Will Hillary Clinton Run Against Donald Trump? Her Super Tuesday Speech Seems To Believe It
Hitting the stage in Miami, Florida Tuesday, former Secretary of State Hillary Clinton acknowledged that this has been, indeed, a "Super Tuesday" for the presidential candidate. Because though competition Sen. Bernie Sanders nabbed home state state Vermont on the biggest day so far of the 2016 election, Clinton clinched the wins necessary to maintain her momentum. And, based on Clinton's speech on Super Tuesday, it seems the candidate is looking ahead when it comes to her competition. And, no, I'm not referring to Sanders — I'm referring to Donald Trump.
Certainly, it's still too early to say whether Clinton and Trump, who maintained a huge lead during Super Tuesday, will indeed be competition. (After all, Trump did lose Texas and Oklahoma to Sen. Ted Cruz.) But Clinton certainly seemed convinced. While speaking, she referenced the reality TV star several times... without even saying his name. (Yes, she subtweeted Trump. And they say Clinton doesn't understand millennials. Take that!)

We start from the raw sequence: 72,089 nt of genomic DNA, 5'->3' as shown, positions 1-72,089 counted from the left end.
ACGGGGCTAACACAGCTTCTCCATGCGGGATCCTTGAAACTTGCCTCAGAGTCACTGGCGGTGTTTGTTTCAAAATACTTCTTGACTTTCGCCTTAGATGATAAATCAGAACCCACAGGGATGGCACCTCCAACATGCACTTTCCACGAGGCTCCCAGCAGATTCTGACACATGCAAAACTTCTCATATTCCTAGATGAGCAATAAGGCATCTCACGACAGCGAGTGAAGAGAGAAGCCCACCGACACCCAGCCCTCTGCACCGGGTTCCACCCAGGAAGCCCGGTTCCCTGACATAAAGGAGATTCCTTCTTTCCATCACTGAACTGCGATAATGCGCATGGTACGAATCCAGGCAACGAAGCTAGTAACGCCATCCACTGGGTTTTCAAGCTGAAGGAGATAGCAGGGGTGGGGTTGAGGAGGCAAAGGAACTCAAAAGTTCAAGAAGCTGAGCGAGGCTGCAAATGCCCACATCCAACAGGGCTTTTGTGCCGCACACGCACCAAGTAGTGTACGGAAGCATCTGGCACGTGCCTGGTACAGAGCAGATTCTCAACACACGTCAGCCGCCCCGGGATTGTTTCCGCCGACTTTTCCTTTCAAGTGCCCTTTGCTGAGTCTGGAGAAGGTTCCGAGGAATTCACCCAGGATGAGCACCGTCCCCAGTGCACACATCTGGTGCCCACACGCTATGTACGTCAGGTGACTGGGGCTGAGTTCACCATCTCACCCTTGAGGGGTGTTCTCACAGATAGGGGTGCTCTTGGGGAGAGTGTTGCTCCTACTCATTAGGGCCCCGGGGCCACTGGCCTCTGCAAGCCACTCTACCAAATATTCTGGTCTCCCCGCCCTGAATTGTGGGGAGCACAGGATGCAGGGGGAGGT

In what way? Well, Clinton began her speech by telling supporters that they need not "make America great again" (referencing Trump's famous campaign slogan and fashion statement), but, instead, "America never stopped being great. We have to make America whole."
Of course, Trump couldn't keep himself from responding:
And the Trump references only continued. From there, Clinton referenced Trump's oft-quoted desire to build a wall on the U.S.-Mexican border, telling the cheering crowd:
Instead of building walls, we're going to break down barriers.
Yes, Clinton discussed opportunities, and "imagine what we could build together." The key word? "Together." Especially when stacked up against a candidate who has spent his campaign trying to silo immigrants and Muslims.
At this point, Clinton clearly is focusing on inspiration in her attempt to gain voters, combating a campaign on the GOP side that has been negative since Trump garnered boos during his first debate. But can she continue that rhetoric leading into the general election, especially if facing off against the acid-tongued Trump? (Particularly considering Trump's toxic language towards women in particular?)
If her speech tells us anything, it's that she's already gearing up for that ever-more-likely scenario. We'll have to see if her future remains "Super."